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My favourite room: You light up my life


Tonya in the dining area of her house in south Co Dublin. The extendable table is from BoConcept in the Beacon South Quarter in
Sandyford. The door opens on to a balcony to the front of the house.

Tonya in the dining area of her house in south Co Dublin. The extendable table is from BoConcept in the Beacon South Quarter in Sandyford. The door opens on to a balcony to the front of the house.

Tonya in the dining area of her house in south Co Dublin. The extendable table is from BoConcept in the Beacon South Quarter in Sandyford. The door opens on to a balcony to the front of the house.

Unusually for an Irish person, creative consultant Tonya O'Heocha chose to have the living spaces of her new, architect-designed home on the upper floor.

Most of us opt for the more conventional format of living rooms on the ground floor with the bedrooms above, but Tonya chose the opposite layout. A fanciful explanation for her choice of design might lie in the fact that she spent 13 years in the air, flying as cabin crew with Aer Lingus, but Tonya rationalises it all in quite a down-to-earth way.

"I just wanted somewhere with lots of light, large proportions, decent-sized rooms, floor-to-ceiling windows. It's in such a quiet laneway, I wanted the house to reflect that." But she does note that the destinations she travelled to did influence her style of house. "I worked on the Atlantic route for a long time and so I had great times in Los Angeles, Chicago and New York. I loved LA and I went on great holidays to places like Bali and Thailand. Actually, my travels to both Bali and LA have influenced me in the design of the house -- I think it's quite similar to the modernist architecture of Venice Beach, and both the exterior and interior are quite like the houses in Bali," she explains, adding that features such as the marble bath came from Bali.

It could also be the fact that, as an artist, Tonya craves more light than most of us; the Dublin woman, originally from Killiney, always wanted to be an artist, and she studied graphic design after leaving school. Throughout her adult life, even during her Aer Lingus days, she has worked freelance as both an artist and illustrator, including providing the illustrations for the last 18 years for Thomas Patrick, the shoe retailer.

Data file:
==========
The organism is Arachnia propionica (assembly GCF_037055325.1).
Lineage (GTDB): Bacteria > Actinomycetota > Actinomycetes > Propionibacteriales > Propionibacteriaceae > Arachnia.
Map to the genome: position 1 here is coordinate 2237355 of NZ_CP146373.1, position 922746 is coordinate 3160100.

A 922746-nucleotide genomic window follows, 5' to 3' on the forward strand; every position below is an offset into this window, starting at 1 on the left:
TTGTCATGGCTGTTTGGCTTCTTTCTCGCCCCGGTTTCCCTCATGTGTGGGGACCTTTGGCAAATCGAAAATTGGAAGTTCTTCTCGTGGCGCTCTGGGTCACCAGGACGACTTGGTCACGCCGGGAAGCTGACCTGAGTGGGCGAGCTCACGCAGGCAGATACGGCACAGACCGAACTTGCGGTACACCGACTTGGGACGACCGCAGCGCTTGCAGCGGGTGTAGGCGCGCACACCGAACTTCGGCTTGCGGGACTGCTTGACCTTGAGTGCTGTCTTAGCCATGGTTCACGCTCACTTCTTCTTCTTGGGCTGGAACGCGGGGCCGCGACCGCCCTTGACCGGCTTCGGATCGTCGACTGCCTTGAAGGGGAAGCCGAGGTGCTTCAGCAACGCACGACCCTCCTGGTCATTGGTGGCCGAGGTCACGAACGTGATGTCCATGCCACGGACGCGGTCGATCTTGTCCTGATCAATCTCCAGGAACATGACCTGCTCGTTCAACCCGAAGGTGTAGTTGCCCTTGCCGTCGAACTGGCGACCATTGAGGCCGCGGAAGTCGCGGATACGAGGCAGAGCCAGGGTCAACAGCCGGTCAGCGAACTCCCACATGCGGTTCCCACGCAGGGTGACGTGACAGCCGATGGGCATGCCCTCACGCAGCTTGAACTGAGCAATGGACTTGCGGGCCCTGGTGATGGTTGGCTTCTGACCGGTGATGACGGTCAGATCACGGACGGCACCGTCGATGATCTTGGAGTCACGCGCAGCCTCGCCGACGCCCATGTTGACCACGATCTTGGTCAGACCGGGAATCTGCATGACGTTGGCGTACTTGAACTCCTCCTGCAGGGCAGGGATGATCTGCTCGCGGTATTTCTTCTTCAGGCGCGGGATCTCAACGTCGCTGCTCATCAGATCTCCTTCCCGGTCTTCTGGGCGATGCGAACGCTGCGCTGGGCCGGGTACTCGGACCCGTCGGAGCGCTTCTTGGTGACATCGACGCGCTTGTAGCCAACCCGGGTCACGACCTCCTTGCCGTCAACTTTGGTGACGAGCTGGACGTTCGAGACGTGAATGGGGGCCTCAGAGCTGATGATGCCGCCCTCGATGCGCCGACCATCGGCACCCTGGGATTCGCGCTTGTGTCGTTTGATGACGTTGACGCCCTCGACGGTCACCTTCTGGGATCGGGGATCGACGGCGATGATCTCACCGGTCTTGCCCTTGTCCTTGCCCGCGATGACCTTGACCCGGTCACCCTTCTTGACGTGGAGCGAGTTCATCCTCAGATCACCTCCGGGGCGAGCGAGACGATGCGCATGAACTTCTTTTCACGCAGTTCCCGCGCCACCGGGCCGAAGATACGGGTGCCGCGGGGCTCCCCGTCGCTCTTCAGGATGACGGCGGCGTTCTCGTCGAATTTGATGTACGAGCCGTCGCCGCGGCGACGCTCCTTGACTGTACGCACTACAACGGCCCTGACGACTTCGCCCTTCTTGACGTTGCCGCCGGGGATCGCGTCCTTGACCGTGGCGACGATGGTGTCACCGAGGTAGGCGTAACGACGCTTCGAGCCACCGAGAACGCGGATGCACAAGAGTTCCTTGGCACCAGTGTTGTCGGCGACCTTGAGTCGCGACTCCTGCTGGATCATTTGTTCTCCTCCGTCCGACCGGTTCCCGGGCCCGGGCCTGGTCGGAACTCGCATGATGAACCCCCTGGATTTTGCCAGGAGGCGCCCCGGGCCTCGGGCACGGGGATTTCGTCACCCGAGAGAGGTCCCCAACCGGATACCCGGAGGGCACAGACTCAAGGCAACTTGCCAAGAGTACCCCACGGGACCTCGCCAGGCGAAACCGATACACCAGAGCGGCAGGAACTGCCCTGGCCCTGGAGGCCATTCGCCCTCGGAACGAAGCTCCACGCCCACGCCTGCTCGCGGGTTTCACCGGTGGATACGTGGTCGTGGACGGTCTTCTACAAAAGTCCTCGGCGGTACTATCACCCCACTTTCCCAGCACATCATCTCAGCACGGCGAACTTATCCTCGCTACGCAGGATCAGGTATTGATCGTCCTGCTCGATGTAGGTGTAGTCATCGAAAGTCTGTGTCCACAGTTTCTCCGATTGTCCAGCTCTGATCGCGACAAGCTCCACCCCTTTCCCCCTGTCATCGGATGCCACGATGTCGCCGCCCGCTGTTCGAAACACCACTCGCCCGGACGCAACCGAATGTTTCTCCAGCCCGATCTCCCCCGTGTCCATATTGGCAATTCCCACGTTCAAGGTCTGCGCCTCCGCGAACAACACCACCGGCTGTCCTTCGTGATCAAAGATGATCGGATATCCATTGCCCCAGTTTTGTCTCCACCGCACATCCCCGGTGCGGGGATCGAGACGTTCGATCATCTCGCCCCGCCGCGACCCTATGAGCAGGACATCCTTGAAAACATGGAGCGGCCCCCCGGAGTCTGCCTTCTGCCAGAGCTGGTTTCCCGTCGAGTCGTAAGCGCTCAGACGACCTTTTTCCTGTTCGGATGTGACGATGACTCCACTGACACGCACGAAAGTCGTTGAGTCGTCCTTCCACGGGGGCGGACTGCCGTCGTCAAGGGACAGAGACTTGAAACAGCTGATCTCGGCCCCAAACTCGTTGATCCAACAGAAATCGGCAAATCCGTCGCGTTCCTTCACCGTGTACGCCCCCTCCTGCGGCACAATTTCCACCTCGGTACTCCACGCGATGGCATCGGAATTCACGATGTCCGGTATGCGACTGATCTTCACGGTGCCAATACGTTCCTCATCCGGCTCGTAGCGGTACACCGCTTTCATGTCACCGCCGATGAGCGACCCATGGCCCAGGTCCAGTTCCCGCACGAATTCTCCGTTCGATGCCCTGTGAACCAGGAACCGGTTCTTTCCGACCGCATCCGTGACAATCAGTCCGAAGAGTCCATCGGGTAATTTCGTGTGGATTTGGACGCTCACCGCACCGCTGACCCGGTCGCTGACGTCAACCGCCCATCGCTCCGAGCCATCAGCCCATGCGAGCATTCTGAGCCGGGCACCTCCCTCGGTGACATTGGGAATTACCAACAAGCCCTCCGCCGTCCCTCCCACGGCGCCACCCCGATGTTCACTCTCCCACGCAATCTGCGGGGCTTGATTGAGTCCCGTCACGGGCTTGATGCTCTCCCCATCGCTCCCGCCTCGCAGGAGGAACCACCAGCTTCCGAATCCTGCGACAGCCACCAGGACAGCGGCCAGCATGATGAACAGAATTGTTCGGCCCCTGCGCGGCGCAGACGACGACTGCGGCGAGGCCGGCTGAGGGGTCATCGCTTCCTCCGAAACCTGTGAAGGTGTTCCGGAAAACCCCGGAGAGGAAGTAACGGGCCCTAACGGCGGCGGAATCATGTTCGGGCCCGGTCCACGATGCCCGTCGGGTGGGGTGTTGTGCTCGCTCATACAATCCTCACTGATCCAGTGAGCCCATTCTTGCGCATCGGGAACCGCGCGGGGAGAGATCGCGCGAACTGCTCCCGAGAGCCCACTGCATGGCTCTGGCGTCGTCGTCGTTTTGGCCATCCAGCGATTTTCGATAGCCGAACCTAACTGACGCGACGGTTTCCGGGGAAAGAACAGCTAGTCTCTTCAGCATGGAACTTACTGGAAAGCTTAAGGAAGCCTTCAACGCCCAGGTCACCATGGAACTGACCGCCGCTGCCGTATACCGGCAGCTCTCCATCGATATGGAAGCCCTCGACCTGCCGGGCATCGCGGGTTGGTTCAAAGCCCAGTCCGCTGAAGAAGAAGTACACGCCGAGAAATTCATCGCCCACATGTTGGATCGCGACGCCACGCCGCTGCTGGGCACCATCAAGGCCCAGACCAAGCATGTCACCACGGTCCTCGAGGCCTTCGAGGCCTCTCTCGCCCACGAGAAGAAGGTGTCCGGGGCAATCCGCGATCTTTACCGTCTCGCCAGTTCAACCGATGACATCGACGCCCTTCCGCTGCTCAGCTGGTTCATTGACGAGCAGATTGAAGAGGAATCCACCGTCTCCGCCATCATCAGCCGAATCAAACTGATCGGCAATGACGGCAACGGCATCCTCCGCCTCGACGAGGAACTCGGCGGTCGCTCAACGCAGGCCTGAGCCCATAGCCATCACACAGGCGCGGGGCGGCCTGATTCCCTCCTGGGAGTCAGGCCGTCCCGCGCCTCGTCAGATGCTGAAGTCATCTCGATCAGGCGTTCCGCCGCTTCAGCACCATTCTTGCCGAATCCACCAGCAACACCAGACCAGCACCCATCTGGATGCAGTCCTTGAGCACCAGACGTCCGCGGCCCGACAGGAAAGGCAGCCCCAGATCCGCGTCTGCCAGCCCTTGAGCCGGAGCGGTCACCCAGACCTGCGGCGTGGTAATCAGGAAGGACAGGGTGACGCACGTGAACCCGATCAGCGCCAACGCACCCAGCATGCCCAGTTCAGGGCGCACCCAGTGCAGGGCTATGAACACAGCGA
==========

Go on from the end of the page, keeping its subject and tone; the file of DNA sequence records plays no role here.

After her studies, she would have preferred to work full-time in the more creative world of art but, as she notes, in the early Nineties there wasn't a huge amount of work for artistic types. Aer Lingus was an exciting alternative. "I only planned to stay in Aer Lingus for a couple of years but, lo and behold, 13 years later I was still there," she says.

Fortunately in those days, the mid-Nineties to mid-Noughties, the job afforded her time to do plenty of other things and the young artist, who hails from quite a Gaeilgeoir family -- her grandfather founded Ring Irish College in Waterford -- explored her talent as a painter and showed her work extensively in Dublin galleries, including the James Gallery. She also studied interior design and has an extensive client list.

During her Aer Lingus days, too, she met her husband, David Liston, originally from Ballinteer. "I met him first at his 21st, but I didn't see him again for years after that. He told me later he often thought of me, but he'd have to say that," she says with a laugh. "We met again in '95 through friends in Hogans pub near George's Street." David studied psychology in Galway after finishing school, but he always loved fashion and went immediately into the business after his college days ended.